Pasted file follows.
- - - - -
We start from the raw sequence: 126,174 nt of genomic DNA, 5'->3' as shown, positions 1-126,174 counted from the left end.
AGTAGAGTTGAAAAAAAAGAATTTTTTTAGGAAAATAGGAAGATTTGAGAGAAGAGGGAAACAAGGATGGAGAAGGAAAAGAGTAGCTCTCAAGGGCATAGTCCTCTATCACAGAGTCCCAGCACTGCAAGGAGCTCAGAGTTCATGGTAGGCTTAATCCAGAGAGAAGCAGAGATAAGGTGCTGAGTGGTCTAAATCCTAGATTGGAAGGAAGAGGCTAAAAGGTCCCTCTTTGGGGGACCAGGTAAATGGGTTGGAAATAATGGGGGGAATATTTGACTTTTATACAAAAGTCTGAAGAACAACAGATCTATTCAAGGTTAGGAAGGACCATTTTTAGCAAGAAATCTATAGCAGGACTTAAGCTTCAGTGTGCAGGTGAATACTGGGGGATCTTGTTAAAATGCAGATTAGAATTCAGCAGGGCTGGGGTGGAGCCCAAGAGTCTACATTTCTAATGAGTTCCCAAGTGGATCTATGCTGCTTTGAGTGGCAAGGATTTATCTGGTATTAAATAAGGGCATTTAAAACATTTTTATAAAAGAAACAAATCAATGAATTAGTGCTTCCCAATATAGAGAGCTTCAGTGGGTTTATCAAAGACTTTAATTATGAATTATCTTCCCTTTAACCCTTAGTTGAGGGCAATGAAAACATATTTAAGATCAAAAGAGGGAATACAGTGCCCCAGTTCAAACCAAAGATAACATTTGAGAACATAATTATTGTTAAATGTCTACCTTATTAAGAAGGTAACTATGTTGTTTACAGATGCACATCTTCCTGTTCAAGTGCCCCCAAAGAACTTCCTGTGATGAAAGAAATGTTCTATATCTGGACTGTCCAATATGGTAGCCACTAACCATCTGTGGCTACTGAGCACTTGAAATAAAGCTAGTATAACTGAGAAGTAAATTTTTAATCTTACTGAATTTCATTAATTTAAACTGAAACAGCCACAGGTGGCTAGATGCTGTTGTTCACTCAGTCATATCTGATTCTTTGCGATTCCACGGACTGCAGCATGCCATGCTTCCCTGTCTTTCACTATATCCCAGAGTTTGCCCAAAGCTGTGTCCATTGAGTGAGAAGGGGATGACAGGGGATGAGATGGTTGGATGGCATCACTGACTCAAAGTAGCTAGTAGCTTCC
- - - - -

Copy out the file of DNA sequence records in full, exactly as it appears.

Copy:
We start from the raw sequence: 126,174 nt of genomic DNA, 5'->3' as shown, positions 1-126,174 counted from the left end.
AGTAGAGTTGAAAAAAAAGAATTTTTTTAGGAAAATAGGAAGATTTGAGAGAAGAGGGAAACAAGGATGGAGAAGGAAAAGAGTAGCTCTCAAGGGCATAGTCCTCTATCACAGAGTCCCAGCACTGCAAGGAGCTCAGAGTTCATGGTAGGCTTAATCCAGAGAGAAGCAGAGATAAGGTGCTGAGTGGTCTAAATCCTAGATTGGAAGGAAGAGGCTAAAAGGTCCCTCTTTGGGGGACCAGGTAAATGGGTTGGAAATAATGGGGGGAATATTTGACTTTTATACAAAAGTCTGAAGAACAACAGATCTATTCAAGGTTAGGAAGGACCATTTTTAGCAAGAAATCTATAGCAGGACTTAAGCTTCAGTGTGCAGGTGAATACTGGGGGATCTTGTTAAAATGCAGATTAGAATTCAGCAGGGCTGGGGTGGAGCCCAAGAGTCTACATTTCTAATGAGTTCCCAAGTGGATCTATGCTGCTTTGAGTGGCAAGGATTTATCTGGTATTAAATAAGGGCATTTAAAACATTTTTATAAAAGAAACAAATCAATGAATTAGTGCTTCCCAATATAGAGAGCTTCAGTGGGTTTATCAAAGACTTTAATTATGAATTATCTTCCCTTTAACCCTTAGTTGAGGGCAATGAAAACATATTTAAGATCAAAAGAGGGAATACAGTGCCCCAGTTCAAACCAAAGATAACATTTGAGAACATAATTATTGTTAAATGTCTACCTTATTAAGAAGGTAACTATGTTGTTTACAGATGCACATCTTCCTGTTCAAGTGCCCCCAAAGAACTTCCTGTGATGAAAGAAATGTTCTATATCTGGACTGTCCAATATGGTAGCCACTAACCATCTGTGGCTACTGAGCACTTGAAATAAAGCTAGTATAACTGAGAAGTAAATTTTTAATCTTACTGAATTTCATTAATTTAAACTGAAACAGCCACAGGTGGCTAGATGCTGTTGTTCACTCAGTCATATCTGATTCTTTGCGATTCCACGGACTGCAGCATGCCATGCTTCCCTGTCTTTCACTATATCCCAGAGTTTGCCCAAAGCTGTGTCCATTGAGTGAGAAGGGGATGACAGGGGATGAGATGGTTGGATGGCATCACTGACTCAAAGTAGCTAGTAGCTTCC